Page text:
Mount LandmarksSightseeing Mount
Denali, Ongtupqa and other Indian names for places of interest
The highest hill in North America has been known on public charts and records as "Mount McKinley" since 1917. However, on 28 August, the Ministry of the Interior announced that the 20,237 foot high summit would once again be formally known as "Denali", as it had been called for millennia. Denali has played a key part in the Koyukon Athabascans' creative legend, an Alaska-born group that has been living in the area for hundreds of years, Julie Hirschfeld Davis wrote for the New York Times.
It first became known as Mount McKinley in 1896 when a goldfinder from the wild came to find out that William McKinley, a defence of the highest standards of quality bullion, had just been appointed as a nominee for the presidency. McKinley was murdered just six month after his first tenure and never established a foothold in Alaska.
It is one of the best-known cases of map makers who ignore the name of the Indians' monuments of nature, but it is by no means the only one. These are some of the United States' miracles of nature that had a name for hundreds of years before Europeans entered the American continent:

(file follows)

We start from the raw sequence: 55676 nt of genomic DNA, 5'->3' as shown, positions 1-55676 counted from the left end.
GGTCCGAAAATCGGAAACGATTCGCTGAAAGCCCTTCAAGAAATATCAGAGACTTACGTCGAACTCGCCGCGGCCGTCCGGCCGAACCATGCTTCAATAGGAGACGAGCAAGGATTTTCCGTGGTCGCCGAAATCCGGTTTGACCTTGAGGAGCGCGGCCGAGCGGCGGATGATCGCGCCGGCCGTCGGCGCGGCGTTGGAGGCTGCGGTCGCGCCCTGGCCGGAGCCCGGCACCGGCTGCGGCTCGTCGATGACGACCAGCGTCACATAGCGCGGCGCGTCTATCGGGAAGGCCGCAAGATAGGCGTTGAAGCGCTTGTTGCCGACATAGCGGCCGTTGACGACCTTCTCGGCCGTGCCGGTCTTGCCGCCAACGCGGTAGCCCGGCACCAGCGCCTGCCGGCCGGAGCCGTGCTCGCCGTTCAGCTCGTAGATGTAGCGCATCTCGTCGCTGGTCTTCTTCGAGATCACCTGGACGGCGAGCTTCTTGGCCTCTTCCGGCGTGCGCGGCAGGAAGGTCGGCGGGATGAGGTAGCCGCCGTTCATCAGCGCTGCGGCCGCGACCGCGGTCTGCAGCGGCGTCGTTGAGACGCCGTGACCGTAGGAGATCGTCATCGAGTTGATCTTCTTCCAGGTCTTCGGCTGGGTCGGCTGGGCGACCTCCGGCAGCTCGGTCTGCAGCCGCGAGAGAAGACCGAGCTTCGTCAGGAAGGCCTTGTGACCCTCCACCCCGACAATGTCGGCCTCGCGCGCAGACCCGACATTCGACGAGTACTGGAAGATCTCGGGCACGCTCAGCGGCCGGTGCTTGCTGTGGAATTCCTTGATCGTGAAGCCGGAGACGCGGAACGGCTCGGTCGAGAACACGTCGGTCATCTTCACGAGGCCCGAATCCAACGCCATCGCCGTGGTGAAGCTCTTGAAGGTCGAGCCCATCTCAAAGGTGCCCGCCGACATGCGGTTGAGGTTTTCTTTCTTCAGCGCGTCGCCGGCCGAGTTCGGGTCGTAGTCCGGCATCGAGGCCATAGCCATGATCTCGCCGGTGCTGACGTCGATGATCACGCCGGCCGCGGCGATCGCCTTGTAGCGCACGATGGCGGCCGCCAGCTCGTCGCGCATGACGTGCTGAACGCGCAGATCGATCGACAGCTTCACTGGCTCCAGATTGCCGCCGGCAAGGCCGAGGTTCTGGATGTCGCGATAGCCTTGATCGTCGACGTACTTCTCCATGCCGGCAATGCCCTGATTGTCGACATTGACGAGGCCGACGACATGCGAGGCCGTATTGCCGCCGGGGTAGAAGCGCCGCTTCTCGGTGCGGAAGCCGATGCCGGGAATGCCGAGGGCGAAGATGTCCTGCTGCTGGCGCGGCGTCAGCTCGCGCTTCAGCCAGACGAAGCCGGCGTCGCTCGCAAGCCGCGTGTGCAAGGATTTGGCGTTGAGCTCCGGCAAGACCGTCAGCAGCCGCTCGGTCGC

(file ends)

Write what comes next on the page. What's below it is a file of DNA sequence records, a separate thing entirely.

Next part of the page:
According to the Grand Canyon National Park Service, the second most frequently frequented and one of the most famous monuments of nature in the United States, has been populated by Indian groups for almost 12,000 years. In Hopi terminology, the kayon was referred to as "Ongtupqa" and was regarded as a sacred place and passage to the hereafter.
This cliff, which has the similarities of George Washington, Theodore Roosevelt, Thomas Jefferson and Abraham Lincoln, has undergone several changes in the course of the nineteenth cent. South Dakota's Black Hills, where the president's woodcarvings appear, were Sioux sacred lands, with the hill itself known as "The Six Grandfathers," Nick Kirkpatrick wrote for the Washington Post.
In 1930, the hill was formally called" Mount Rushmore", after a New York attorney who liked to chase in the area. Formerly occupying more than 11,000 km2 of the marshlands of Florida, the Summit was home to several Indian groups, among them the Calusa, Seminole and Miccosukee strains for more than 3,000 years.
The National Parks Service says the swamps were initially known as the Pa-hay-Okee, which in Seminole means "grassy river", but the first English to come to the area described them as "the Everglades". Agiocochook, or "Home of the Great Spirit", was once the highest peak in the north-east, Mount Washington in New Hampshire.
It was first called Mount Washington in 1784 in honour of the then general, but was formally appointed by the group of climbers who in 1820 renamed New Hampshire's Presidential Range, according to the Appalachian Mountaineering Club.